House panel gives cold shoulder to CFTC budget request

By Whitney Forman-Cook

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WASHINGTON, Feb. 11, 2015 - The chairman of the House Appropriations Agriculture Subcommittee today told the head of the Commodity Futures Trading Commission (CFTC) the agency won't be getting the $72 million increase in spending President Obama is asking for.

The request fails to “reflect our nation's crippling debt,” Rep. Robert Aderholt, R-Ala., said in his opening statement at a hearing on the CFTC spending request. “The bottom line is that our nation needs to stay on a diet and the Budget Committee will likely ensure domestic spending remains flat.”

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The White House requested $322 million in spending for fiscal year 2016 for the CFTC, which among other things, oversees futures trading in corn, soybeans, wheat, cattle and other agricultural commodities. CFTC says it needs the extra funds to provide better financial market oversight and to boost defenses against cyberattack.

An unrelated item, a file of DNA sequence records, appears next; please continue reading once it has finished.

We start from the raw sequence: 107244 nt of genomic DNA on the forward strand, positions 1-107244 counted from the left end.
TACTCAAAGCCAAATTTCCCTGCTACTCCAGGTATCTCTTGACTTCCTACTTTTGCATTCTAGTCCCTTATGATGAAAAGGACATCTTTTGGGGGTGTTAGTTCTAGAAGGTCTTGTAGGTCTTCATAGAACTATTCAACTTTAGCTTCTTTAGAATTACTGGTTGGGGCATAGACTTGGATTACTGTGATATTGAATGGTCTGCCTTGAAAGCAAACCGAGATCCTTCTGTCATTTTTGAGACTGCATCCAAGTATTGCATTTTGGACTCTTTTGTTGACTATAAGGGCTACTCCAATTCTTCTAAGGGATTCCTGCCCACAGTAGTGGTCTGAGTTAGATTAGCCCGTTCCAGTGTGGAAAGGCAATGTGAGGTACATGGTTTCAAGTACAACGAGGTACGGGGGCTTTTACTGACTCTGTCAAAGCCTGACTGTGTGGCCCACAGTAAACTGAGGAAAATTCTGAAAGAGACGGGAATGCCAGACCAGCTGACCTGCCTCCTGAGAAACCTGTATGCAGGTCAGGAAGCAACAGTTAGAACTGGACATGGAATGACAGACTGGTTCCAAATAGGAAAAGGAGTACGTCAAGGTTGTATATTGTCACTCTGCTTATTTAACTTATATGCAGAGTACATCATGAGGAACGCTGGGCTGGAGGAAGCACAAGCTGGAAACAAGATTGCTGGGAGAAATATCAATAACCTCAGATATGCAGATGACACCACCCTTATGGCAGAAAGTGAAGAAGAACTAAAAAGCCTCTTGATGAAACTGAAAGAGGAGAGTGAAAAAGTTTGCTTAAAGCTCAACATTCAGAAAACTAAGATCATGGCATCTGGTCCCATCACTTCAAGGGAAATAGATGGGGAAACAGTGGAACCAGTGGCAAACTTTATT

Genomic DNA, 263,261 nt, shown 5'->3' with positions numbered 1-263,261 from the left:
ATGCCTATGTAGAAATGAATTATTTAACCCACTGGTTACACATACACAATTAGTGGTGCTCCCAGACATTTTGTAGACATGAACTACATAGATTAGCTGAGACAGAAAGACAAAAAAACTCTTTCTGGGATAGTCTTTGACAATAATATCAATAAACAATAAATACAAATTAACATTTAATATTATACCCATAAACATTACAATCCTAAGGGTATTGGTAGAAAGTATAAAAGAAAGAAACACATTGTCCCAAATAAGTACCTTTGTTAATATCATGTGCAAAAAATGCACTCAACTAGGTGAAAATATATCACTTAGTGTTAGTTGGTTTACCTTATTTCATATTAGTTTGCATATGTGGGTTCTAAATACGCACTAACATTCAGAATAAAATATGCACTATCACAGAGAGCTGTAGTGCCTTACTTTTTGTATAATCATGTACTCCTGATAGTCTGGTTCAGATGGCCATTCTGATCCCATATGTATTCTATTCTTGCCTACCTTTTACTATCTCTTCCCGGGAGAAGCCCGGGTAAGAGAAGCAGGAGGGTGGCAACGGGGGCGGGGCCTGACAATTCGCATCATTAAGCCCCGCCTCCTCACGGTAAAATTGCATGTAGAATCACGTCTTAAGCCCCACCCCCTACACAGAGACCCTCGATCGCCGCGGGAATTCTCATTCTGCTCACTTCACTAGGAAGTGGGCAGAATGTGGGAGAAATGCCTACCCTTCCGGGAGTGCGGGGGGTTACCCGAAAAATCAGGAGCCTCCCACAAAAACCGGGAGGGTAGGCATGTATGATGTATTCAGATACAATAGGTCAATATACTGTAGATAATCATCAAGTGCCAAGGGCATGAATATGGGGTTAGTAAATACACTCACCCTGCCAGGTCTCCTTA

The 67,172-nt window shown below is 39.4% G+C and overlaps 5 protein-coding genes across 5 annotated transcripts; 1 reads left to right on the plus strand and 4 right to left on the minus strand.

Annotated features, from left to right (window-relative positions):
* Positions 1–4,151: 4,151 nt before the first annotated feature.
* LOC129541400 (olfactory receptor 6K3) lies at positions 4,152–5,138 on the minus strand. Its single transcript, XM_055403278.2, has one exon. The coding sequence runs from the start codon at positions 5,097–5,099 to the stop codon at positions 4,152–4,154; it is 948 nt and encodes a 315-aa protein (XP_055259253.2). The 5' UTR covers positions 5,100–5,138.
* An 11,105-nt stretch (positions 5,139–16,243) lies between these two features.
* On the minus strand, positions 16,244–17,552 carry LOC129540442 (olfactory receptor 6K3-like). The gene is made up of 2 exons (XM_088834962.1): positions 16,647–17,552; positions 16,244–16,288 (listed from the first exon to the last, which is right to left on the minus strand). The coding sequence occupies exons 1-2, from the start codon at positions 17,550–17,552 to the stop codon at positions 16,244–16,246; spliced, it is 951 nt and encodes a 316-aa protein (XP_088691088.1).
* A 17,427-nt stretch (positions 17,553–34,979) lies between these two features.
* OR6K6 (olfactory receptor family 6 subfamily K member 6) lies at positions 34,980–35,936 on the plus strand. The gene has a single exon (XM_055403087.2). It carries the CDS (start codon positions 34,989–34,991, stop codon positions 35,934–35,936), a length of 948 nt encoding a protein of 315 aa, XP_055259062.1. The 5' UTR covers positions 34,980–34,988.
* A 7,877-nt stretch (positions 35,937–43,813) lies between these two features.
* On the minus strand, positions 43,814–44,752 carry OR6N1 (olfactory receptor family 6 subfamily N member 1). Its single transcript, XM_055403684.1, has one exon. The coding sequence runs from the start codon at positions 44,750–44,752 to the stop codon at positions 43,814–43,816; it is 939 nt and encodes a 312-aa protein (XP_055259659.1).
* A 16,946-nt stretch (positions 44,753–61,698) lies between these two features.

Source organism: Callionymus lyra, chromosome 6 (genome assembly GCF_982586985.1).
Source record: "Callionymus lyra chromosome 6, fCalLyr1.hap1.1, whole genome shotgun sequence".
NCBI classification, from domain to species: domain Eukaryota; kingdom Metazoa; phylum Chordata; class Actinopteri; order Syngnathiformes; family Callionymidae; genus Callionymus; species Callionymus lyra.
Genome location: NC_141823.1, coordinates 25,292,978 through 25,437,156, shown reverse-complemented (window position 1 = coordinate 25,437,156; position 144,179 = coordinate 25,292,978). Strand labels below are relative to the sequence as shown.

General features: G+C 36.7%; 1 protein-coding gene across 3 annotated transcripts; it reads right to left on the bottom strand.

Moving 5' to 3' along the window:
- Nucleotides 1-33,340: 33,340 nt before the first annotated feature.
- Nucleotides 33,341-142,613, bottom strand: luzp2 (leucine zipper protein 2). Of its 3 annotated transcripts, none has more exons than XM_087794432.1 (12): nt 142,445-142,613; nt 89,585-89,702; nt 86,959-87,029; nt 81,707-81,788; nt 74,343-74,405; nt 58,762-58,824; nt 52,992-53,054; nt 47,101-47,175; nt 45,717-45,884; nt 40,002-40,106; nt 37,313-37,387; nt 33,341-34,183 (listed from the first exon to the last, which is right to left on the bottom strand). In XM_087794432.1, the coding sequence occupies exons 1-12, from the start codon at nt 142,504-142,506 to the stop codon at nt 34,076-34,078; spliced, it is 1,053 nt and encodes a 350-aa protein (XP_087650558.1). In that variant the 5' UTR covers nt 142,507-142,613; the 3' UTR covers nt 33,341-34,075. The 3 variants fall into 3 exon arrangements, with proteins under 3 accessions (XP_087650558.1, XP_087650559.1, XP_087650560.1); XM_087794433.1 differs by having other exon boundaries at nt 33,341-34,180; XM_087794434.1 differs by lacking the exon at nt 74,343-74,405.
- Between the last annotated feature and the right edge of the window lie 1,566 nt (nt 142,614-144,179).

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According to Aderholt, CFTC spending has increased 123 percent since the 2008 recession. The 2016 budget request, if approved, would push the increase to 188 percent, nearly tripling the agency's size since 2008.

In response, CFTC Chairman Timothy Massad testified that the increase would ensure his agency could provide financial oversight of swaps and derivative markets mandated by the Dodd-Frank Act.

Most of the requested increase (61 percent) would pay for added staff and staff-related capacity building, while the remaining 39 percent would go toward improving technology in data collection and analysis, market surveillance and enforcement, the CFTC says.

“CFTC more than earns it keeps,” said California's Sam Farr, the subcommittee's top Democrat. “From 2009 to 2014, the CFTC collected fines and penalties of approximately twice its cumulative budgets. This (fiscal) year, the fines and penalties collected are already six times more than the CFTC's budget.”

 

In his opening statement, Massad said the agency obtained $3.27 billion in sanctions, including $1.8 billion in civil monetary penalties and more than $1.4 billion in restitution and disgorgement in fiscal year 2014. Those proceeds bypass the commission and go directly to the U.S. Treasury.

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